As retired grandparents, my husband and I felt inadequate as to how to entertain our three teenage grandchildren. We feared boredom would overtake them after they and their parents traveled 1,000 miles to visit us.
Grandma Pat’s Usual Activities
Since retiring, I’ve learned how to grow chrysanthemums for competition. I’m daily expending an enormous amount of energy on my chrysanthemum plants-all 188 of them.Their 2-gallon pots need to be turned 90 degrees every other day. Plus I mist several times a day when the temperature tops 90 degrees.
Next comes the issue of insects and worms. I never thought of myself as a vicious killer, but I get an adrenaline rush when I annihilate those aphids and little green worms. Even though my teenage grandchildren encourage my chrysanthemum-growing efforts, I suspected none-of-the-above activities would pass as entertainment in their eyes.
Grandpa’s Usual Activities
Then there’s Grandpa Gordon. His retirement activities include playing golf (well, he chases a ball around the golf course) every Tuesday with his retired friends. He reads the Los Angeles Times newspaper from cover-to-cover, responds to emails, and surfs the Web between short naps. When the mail comes he goes through all the catalogs-a new retirement skill. He loves it. But would three teenage grandchildren? Probably not.
We brainstormed for days before coming up with what was really an obvious decision: We would have to leave the house in order to entertain our three teenage grandchildren.
Finally we decided on a visit to Huntington Library and Gardens in Pasadena, not fifteen minutes from home. I made reservation for a 10:45 English High Tea at the Rose Garden Tea Room. That took care of Thursday’s outing. Whew!
English High Tea Orientation
Before we seven got seated in the van Thursday, we carefully explained to our three teenage grandchildren that English High Tea food would be different from fast food. However, because the English High Tea would be served as a buffet, they would get enough to eat. And we emphasized that they should just enjoy the experience.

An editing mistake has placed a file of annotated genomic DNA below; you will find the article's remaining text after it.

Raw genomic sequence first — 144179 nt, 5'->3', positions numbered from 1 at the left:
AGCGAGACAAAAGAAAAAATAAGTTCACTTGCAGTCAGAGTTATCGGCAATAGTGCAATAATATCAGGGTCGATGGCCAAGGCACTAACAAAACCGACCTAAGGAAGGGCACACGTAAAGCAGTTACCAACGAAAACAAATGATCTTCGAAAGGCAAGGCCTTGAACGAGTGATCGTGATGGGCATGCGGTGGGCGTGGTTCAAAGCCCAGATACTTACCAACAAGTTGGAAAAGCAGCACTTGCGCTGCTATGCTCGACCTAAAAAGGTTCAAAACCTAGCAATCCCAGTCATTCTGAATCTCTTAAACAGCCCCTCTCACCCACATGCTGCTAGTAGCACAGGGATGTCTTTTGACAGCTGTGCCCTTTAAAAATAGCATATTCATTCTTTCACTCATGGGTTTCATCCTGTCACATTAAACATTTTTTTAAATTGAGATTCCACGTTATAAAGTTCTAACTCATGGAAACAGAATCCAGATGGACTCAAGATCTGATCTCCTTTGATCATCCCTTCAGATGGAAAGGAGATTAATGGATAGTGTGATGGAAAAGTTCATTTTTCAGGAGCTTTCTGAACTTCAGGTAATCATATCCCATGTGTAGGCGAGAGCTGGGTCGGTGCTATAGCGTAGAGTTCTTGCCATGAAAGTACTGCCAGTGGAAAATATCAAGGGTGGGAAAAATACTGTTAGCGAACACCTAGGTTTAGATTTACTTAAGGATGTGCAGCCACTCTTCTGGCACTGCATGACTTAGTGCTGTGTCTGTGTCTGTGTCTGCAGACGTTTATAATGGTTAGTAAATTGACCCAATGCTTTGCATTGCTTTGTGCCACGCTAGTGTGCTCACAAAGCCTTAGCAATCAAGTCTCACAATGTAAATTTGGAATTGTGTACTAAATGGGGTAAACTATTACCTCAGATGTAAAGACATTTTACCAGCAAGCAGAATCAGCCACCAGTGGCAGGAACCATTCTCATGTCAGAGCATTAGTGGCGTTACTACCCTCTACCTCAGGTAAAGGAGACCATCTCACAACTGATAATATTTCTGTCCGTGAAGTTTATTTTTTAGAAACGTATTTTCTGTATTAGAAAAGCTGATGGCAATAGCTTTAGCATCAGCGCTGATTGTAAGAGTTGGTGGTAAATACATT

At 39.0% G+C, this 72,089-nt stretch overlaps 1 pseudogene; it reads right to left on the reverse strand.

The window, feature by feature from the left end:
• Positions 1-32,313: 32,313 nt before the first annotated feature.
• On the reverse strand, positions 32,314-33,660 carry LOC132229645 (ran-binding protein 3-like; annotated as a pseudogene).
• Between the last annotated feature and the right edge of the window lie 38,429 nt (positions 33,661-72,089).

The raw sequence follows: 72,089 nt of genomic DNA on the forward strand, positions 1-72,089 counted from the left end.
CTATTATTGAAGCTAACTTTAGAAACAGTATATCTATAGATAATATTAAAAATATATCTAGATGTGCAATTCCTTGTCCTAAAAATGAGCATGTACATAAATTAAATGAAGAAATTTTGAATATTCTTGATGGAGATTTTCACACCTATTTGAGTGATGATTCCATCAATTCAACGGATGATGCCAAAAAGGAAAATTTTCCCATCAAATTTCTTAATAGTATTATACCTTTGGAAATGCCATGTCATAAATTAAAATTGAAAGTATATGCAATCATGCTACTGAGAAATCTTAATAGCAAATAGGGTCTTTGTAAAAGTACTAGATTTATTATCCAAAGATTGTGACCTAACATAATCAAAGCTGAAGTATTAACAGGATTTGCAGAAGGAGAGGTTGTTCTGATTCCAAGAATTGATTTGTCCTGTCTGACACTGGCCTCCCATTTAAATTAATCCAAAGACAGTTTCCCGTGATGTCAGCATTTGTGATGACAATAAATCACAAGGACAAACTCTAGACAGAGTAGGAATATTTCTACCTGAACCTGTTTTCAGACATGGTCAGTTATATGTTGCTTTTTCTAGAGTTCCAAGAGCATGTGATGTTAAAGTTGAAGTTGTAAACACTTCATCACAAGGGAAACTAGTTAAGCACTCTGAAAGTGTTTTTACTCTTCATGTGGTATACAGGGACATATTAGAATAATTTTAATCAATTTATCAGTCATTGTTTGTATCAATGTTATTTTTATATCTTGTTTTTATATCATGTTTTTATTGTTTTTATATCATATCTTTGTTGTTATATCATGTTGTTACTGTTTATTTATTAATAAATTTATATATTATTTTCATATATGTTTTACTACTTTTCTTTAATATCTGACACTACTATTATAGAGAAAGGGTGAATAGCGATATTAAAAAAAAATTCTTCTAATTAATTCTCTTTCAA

Once we arrived at the Rose Garden Tea Room we were afraid we were in trouble when, after a quick view of the food choices, 12-year old Nathan bolted back to the table. In a stage whisper every diner heard he announced, “There’s no meat sandwiches over there!”
English High Tea Menu
What did he expect after our English High Tea orientation? Hamburgers and hotdogs? How could he complain when the types of sandwiches included: watercress and horseradish, tarragon chicken, white albacore, plus a salmon canapé? He finally tried the common variety egg-salad choice, then skipped straight to cheese and crackers.
Nathan liked the blueberry rosemary, apricot, and cranberry-orange scones served with marmalade, blueberry jam, butter, and cream. Except for the fruit in them. He skillfully picked out all of the fruit bits and creatively piled it neatly on his plate. (An aptitude we’ll need to discuss before his next English High Tea).
All three grandchildren enjoyed the assorted petite desserts: fruit tarts, fresh fruit, shortbread cookies, and banana bread. The hot tea choices-English Breakfast, Orange Herbal, or Strawberry Kiwi-went over well, too. Pots of tea were served piping hot, with as many refills as we desired.
Huntington Library Chinese Garden, Pinkie, and Blue Boy
It was 100 degrees when we headed for the lovely Chinese Garden. The heat soon drove us into three beautiful art galleries. Especially enjoyed was the history lesson given by the docent on the Huntington’s most famous pieces.
First we viewed “Pinkie,” a picture of a pre-teen girl painted by Thomas Lawrence in 1794. The girl died a week before the picture was exhibited, bringing it instant fame. Thomas Gainsborough painted the second picture, “Blue Boy,” in 1770. An interesting story about the boy model living up the street from Gainsborough was also shared.
An unexpected treat was to see Nathan get such a kick out of wheeling around in Grandpa’s wheelchair. The nicest happening? How graciously the three teenage grandchildren pushed Grandpa in his wheelchair all over the Huntington Library and Gardens grounds.
Five hours later we arrived back home, tired and satisfied. We’d entertained our three teenage grandchildren and enjoyed the activity ourselves. Later that evening we went to see “Music Man”. Our 10:30 arrival at home was late enough for them. They all immediately made a bee line for bed. We hadn’t heard the dreaded phrase “I’m bored.” once.
The next morning they announced they’ll visit us again next year. “Come on ahead,” we said. We retired grandparents have a whole year to research another way to entertain three teenage grandchildren. And we’ve already figured out that we will have to leave the house to do it.
Huntington Library and Gardens: http://www.huntington.org/default.aspx